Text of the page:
This take on the lesser-known but brawny-sounding Tone Bender Mk III inhabits a pretty unique expanse in the fuzz universe.
Few names have more renown for fuzz fiends than the Tone Bender. But getting to the essence of what a Tone Bender really is is a labyrinth that can claim the sanity of even seasoned fuzzologists. Different versions abound, rebranded specimens and copies lurk at every turn, and even within specific types, differing components can make individual units sound worlds apart.
That said, some basic guidelines serve stomp archeologists well when it comes to Tone Benders. For most, the guidelines that serve best are the five generations known as Mk I, 1.5, II, III and IV, but these classifications do little to establish which is the definitive Tone Bender. In fact, the multitude of variations underscores the fact that there’s a Tone Bender for just about every player. Which leads us to the subject of this review—a boss-looking unit from Rotosound. The U.K.-built Rotosound Fuzz is clearly intended to make vintage-fuzz collectors twitch, and this take on the lesser-known but brawny-sounding Tone Bender Mk III inhabits a pretty unique expanse in the fuzz universe.
Her Majesty’s Battleship Fuzz
Rotosound is best known as the string company that made Swinging London rumble. And when John Entwistle became an informal endorser in the mid ’60s (The Who Sell Out had a faux Rotosound radio advert), the brand became the string of choice for English bassists. To expand brand reach and capitalize on the newfound cachet, Rotosound started dabbling in fuzz boxes, too.
The first was a version of Gary Hurst’s Sola Sound Tone Bender Mk II, and it didn’t sell especially well. Nor did the company’s second fuzz—a rebranded version of the Tone Bender Mk III that’s the model for our review pedal. In fact, both pedals might have faded into total obscurity were it not for a brief period in 1969 when Jimmy Page used the second-generation Rotosound fuzz (including for the performance on the French television program Tous en Scene shown on the 2003 DVD Led Zeppelin DVD).
If you’re a stickler for pedalboard space conservation, you can stop reading this review right now: In authentic ’60s style, the Fuzz is a beast—the size of wah, with a tapering profile like a less corpulent Vox or Sola Sound Mk II Tone bender or the Colorsound Mk III Tone Bender. Players who are less space conscious will likely think the Rotosound’s battleship/tackle-box gray hammerite finish is a thing of beauty. And there are practical benefits to its size. For one, when you’re stomping on it, you probably won’t miss it (though the lack of an LED arguably offsets this advantage). But the real plus is that there’s a lot of room to manipulate the volume, treble, and fuzz knobs with your feet, which is critical to making the most of the pedal’s sonic potential.
Big, Bad, Boss Tones
The Rotosound is, in general, about as subtle as a revved-up GTO burning rubber through an intersection. With all three controls cranked and a Les Paul and a blackface Fender Tremolux at either end of the line, the Rotosound generates girthy, buzzing garage-psych fuzz on lower strings and biting higher notes that trade buzz for a spittier, more fractured rasp. A little less tone from the Rotosound goes a long way toward smoothing things out though, and a little less treble input from the Gibson massaged things even further.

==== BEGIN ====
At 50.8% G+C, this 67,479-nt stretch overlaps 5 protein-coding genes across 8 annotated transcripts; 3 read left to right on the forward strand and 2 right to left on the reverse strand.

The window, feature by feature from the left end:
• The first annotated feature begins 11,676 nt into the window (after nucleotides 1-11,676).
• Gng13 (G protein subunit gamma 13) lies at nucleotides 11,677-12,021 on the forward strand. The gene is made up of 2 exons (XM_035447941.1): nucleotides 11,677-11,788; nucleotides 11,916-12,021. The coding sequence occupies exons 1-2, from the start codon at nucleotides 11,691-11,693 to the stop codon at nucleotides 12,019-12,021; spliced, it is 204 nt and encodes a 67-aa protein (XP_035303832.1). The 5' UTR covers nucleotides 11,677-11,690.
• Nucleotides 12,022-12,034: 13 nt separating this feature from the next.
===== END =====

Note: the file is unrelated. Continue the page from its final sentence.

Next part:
The biggest payoff with the humbuckers comes when you use the neck pickup and roll back the guitar and Rotosound tone about two-thirds of the way. Here, the Fuzz is articulate, warm, and violin-like—like a more white-hot version of Clapton’s Cream-era woman tone. Working the Rotosound’s volume with your foot at these settings—particularly in conjunction with lazy, pitch-down bends—yields a subtle , almost phase-y swoosh that sounds amazing for leads up past the 3rd fret. Below there, things can get muddy fast. In most cases, though, retaining definition is simply a matter of rolling back your guitar’s volume and increasing the Rotosound’s tone a notch.
In general, single-coils fare better in terms of definition and control—particularly when it comes to chords. A Rickenbacker 330 generated the richest, most pleasingly growling first-position and power chords when all three Rotosound controls were cranked—a combination that will thrill freakbeat fans. Stratocasters sounded nearly as good with chords, coaxing defined and buzzing lead tones, though they tended to sound slightly more anemic and less capable of generating sustain.
If there’s a drawback to the Rotosound, it’s that it isn’t as responsive to changes in guitar-input volume as a Tone Bender Mk I or II. This could be attributable to the presence of the treble control, so it’s a good thing that it’s as rangy, versatile, and easy to manipulate as it is. The Rotosound isn’t a high-gain fuzz, and like a lot of vintage and vintage-style germanium fuzzes, it works best with the volume dimed. And if you drop the treble control too much, you can lose the fuzz in a busy mix.
The Rotosound Fuzz isn’t perfect for every rig—few ’60s fuzzes were. But that’s easy to forget in an age when Tone Bender, Fuzz Face, and Big Muff-style circuits are being refined with more gain and midrange control. It’s also not the most versatile fuzz—even by Tone Bender standards. But when the Rotosound is dialed in and paired with the right rig (humbuckers and 12” speakers are a nice fit), it will growl, snarl, and sing with a feral, late-’60s/early-’70s fuzz attitude.
Because of its size, I used the Fuzz in very streamlined rigs. But in doing so I was reminded of the thrilling variety of tones available through crafty use of your guitar’s controls, picking dynamics, and a toe on any of the Rotosound's responsive knobs. Team this pedal up with a good analog delay and a wah, and you have just about every tone a ’60s- or ’70s-geared rocker could ever need.